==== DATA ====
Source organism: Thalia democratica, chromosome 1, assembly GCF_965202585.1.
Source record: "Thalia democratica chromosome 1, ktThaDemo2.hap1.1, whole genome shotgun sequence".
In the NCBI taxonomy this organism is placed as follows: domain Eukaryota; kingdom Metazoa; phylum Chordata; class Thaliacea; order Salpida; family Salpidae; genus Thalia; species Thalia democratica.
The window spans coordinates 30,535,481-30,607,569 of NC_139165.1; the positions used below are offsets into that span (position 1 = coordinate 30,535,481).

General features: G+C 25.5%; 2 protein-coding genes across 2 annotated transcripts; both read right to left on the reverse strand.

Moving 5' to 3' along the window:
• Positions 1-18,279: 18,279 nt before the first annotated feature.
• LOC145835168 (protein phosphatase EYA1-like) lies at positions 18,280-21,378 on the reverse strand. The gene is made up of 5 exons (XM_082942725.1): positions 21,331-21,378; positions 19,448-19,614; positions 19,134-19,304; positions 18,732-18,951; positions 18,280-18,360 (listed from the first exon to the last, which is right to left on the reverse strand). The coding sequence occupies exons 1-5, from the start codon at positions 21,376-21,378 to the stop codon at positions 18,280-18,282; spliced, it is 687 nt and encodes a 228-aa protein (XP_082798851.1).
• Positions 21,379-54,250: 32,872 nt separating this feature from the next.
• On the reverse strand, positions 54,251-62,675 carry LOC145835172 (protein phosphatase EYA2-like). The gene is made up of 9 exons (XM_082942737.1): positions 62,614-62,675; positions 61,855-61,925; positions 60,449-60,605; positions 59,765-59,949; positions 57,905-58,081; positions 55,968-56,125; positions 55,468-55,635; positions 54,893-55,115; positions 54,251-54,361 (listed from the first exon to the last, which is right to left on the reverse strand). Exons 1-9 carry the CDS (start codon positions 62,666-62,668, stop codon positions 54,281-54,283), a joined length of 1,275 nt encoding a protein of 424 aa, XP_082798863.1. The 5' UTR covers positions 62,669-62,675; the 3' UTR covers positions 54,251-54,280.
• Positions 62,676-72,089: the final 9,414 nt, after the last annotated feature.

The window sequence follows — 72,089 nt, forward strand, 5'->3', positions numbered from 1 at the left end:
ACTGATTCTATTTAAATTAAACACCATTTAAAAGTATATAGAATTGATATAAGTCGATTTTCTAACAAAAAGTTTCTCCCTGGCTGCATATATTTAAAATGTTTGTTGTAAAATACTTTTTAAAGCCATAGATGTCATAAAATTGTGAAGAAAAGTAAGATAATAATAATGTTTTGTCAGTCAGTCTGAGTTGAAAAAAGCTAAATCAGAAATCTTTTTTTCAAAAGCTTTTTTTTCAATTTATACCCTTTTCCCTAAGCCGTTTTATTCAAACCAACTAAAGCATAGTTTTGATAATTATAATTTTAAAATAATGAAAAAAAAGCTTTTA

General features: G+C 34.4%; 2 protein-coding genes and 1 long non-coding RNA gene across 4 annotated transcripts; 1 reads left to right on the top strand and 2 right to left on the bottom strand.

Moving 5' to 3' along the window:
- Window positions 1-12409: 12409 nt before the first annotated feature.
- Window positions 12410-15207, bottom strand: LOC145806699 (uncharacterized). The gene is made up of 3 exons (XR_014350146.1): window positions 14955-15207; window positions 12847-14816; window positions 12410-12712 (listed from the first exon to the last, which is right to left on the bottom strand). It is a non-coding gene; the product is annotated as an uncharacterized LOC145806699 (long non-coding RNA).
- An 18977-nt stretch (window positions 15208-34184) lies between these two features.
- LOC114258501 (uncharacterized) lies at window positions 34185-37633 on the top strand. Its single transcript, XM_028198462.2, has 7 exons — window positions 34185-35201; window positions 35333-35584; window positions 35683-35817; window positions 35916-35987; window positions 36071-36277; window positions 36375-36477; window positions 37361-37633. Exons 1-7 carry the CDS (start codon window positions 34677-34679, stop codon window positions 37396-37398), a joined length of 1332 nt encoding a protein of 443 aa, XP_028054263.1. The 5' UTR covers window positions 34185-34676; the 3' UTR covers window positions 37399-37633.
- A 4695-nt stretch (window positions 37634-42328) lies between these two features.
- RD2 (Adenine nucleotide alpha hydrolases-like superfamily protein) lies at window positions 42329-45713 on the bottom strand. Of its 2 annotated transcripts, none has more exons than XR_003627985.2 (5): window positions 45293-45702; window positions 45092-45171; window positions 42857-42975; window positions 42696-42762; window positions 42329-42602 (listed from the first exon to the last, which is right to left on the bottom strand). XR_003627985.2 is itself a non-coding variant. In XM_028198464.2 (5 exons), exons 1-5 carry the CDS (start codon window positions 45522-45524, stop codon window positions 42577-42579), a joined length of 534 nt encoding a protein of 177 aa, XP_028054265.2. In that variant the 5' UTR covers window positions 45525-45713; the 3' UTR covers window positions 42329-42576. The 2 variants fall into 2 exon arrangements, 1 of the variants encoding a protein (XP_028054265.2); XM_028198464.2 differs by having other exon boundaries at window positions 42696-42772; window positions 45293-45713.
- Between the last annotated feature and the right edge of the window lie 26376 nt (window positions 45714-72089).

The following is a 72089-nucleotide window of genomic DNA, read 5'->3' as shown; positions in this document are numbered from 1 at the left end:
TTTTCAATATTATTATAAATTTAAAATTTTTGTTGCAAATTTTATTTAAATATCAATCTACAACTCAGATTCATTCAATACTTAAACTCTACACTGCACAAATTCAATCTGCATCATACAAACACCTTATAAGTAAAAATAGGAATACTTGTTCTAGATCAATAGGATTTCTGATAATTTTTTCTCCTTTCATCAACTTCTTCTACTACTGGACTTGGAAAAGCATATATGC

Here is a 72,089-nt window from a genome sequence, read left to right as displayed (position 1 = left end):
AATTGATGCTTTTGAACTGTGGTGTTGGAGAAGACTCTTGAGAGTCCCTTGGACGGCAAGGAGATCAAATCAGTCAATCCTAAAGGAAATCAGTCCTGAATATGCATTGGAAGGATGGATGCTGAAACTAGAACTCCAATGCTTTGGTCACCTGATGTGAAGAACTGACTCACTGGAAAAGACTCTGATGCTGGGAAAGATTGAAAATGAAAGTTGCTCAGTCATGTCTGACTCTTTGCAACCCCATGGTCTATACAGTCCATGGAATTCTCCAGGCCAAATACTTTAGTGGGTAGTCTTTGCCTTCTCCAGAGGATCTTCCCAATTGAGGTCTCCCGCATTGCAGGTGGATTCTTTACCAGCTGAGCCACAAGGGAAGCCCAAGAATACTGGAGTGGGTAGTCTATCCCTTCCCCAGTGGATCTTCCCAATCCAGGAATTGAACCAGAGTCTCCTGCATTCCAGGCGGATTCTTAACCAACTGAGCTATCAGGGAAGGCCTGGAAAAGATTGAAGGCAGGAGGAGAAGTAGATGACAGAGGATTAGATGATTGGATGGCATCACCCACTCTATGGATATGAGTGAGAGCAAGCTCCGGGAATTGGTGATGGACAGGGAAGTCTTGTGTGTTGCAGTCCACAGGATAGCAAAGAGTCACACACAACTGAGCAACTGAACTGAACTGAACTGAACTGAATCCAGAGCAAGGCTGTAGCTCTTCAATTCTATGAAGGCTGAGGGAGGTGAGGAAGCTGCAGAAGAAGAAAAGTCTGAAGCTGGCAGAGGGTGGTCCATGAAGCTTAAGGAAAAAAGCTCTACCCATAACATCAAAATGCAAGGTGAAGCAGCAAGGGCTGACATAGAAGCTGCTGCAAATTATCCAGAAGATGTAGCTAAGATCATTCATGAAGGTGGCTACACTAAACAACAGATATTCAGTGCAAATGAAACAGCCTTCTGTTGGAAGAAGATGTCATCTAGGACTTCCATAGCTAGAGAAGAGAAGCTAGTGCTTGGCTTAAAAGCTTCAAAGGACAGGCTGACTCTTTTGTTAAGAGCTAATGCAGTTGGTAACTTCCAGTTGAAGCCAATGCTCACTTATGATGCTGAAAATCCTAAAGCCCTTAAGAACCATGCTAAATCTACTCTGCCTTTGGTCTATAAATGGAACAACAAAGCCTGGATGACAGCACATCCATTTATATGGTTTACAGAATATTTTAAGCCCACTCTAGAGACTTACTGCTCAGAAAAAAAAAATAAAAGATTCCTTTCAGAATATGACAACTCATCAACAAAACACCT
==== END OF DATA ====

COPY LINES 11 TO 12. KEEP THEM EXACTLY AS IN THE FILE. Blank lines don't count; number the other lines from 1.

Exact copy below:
• Positions 62,676-72,089: the final 9,414 nt, after the last annotated feature.

The window sequence follows — 72,089 nt, forward strand, 5'->3', positions numbered from 1 at the left end: